Jewish and Campus Community Respond to Anti-Semitic Flyers
CHATTANOOGA, Tenn. (WDEF)-The campus of UTC was marred by anti-Semitic flyers that were posted on campus over the weekend.
The flyer claimed that the vast majority of slave owners in America’s past were Jewish. This claim is historically inaccurate but is being increasingly pushed by celebrities such as Kanye West and Kyrie Irving.
UTC Chancellor Steve Angle released the following statement on Monday Morning.
“This past weekend we became aware of several antisemitic fliers posted on our campus. The fliers include blatant falsehoods. The university strongly condemns and rejects antisemitism in any form. I have directed the removal of any fliers that have been posted in violation of university policy and for our security team to investigate the matter. In the meantime, I want to ensure every member of our campus community that we remain fully committed to your safety and security.”
The source of these flyers is unknown at this time. Both students and Jewish leaders are disturbed and are calling for awareness of this growing problem.
UTC student Josef Owens said that, “My personal reaction was a lot of shock. That something like that could even happen on a college campus like this.”
Another student, John Sloan, added that, “You just kinda shake your head and wonder what planet these people are living on to a certain extent?”
Jewish leaders are disappointed about the division that is being driven between two historically oppressed communities.
The Regional Director for the American Jewish Committee in Atlanta, Dov Wilker, said that, “This newer antisemitism we are seeing really is trying to create a division between the Black and Jewish communities which have really strong historical ties.”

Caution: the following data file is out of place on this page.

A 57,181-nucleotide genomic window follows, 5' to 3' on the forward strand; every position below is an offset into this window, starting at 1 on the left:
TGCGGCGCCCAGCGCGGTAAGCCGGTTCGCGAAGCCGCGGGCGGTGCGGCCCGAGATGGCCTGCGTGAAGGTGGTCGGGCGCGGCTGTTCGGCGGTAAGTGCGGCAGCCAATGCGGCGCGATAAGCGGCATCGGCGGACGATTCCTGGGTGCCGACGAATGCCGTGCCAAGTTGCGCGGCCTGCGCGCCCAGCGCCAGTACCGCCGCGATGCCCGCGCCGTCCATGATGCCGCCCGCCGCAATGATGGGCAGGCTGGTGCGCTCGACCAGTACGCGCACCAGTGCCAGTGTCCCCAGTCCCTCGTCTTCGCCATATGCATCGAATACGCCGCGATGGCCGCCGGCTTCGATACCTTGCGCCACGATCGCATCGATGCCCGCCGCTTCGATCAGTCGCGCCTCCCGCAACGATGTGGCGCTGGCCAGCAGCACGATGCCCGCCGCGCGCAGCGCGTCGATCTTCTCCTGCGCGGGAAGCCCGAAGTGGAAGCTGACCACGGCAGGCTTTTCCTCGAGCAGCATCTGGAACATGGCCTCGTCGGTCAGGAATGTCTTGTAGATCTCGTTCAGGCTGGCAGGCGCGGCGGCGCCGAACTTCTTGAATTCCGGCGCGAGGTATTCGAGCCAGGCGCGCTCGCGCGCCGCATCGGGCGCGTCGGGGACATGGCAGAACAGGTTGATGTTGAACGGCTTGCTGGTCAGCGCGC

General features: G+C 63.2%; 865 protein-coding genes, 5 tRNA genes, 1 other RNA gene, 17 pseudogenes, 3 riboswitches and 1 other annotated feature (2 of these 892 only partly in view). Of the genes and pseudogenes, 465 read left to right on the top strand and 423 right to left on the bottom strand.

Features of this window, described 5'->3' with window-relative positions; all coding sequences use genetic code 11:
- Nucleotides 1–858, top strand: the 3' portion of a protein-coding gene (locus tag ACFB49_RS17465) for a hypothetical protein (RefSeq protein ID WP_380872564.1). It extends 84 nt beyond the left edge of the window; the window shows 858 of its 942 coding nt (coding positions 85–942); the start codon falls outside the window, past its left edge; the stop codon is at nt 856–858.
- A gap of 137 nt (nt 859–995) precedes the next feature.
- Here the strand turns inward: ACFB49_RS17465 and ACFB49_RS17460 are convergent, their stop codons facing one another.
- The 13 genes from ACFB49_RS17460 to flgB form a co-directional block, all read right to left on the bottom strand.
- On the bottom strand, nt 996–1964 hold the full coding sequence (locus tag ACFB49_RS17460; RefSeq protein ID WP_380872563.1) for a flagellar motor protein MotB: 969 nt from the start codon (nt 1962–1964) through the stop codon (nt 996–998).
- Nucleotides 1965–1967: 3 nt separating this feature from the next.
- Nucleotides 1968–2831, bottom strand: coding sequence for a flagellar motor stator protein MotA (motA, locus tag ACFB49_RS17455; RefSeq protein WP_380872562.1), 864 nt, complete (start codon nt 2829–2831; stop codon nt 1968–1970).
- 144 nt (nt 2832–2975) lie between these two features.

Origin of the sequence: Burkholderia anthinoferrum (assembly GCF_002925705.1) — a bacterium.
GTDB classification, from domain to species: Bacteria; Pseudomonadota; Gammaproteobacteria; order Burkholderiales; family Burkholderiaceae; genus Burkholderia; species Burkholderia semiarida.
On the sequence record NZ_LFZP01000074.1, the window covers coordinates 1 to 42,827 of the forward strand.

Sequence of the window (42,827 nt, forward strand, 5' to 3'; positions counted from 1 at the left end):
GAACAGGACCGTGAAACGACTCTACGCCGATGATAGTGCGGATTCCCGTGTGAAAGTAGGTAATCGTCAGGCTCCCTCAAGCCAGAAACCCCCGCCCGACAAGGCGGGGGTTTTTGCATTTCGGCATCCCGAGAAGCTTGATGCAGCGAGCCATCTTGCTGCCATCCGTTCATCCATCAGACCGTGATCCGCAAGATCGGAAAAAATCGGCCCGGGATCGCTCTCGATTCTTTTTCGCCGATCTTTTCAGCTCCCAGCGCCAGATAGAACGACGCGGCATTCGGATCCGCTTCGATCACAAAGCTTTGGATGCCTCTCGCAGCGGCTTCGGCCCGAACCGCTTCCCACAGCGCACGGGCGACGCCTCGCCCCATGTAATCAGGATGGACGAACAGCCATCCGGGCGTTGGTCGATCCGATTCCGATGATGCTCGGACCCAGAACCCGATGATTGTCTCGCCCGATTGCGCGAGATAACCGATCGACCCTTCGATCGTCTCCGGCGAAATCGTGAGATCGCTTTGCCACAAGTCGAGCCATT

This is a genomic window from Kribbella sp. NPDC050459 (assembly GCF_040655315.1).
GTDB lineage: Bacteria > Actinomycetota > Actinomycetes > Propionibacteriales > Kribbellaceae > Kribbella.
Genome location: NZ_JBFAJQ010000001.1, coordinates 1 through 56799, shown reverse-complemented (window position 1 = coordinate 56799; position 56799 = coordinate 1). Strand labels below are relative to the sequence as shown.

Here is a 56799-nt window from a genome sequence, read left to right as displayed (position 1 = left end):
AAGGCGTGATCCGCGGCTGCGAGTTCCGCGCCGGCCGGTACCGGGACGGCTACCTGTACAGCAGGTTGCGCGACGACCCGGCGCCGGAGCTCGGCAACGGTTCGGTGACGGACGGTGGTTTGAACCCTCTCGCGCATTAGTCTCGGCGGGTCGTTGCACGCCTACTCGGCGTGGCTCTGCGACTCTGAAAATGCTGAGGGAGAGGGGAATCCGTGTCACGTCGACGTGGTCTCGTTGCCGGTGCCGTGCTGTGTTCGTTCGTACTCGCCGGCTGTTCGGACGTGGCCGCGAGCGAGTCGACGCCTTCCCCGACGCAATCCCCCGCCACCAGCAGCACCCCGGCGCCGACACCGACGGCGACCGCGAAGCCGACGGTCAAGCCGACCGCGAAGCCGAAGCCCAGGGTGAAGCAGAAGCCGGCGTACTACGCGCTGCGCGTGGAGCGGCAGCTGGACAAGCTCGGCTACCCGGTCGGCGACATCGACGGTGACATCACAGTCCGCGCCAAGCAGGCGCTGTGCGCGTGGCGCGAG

The Executive Director for the Jewish Federation of Greater Chattanooga, Michael Dzik, recalled the history of Jewish and African-American relations by saying, “I think some of that history is lost. It’s been 40-50 years since Martin Luther King and Rabbi Abraham Joshua Heschel marched together. The lynchings in Mississippi, two out of the three young men were young Jews from New York who had come down to the South to help the African-American community. We have so much in common in working together, we need to get back to that.”
No solution is immediately clear to this growing issue, but any solutions will require the efforts of everyone to better understand each other.
Owens said that one thing his fellow students can do on campus is, “I feel like just talking to them, to make sure groups like that are included because the second you start to exclude people that’s when you make them even more of a minority group.”
Wilker challenges students by stating, “(Learn from) the recent experience with Kyrie Irving. He responded like, “How dare you threaten my point of view? How dare you challenge my viewpoint?” What’s most important for students today to be open to understanding or to not accept everything they are receiving.”
Dzik’s message for those who are concerned is, “To my non-Jewish brothers and sisters, clergy, average Janes and Joes to stand up, say something. Post it on your social media! This is unacceptable.”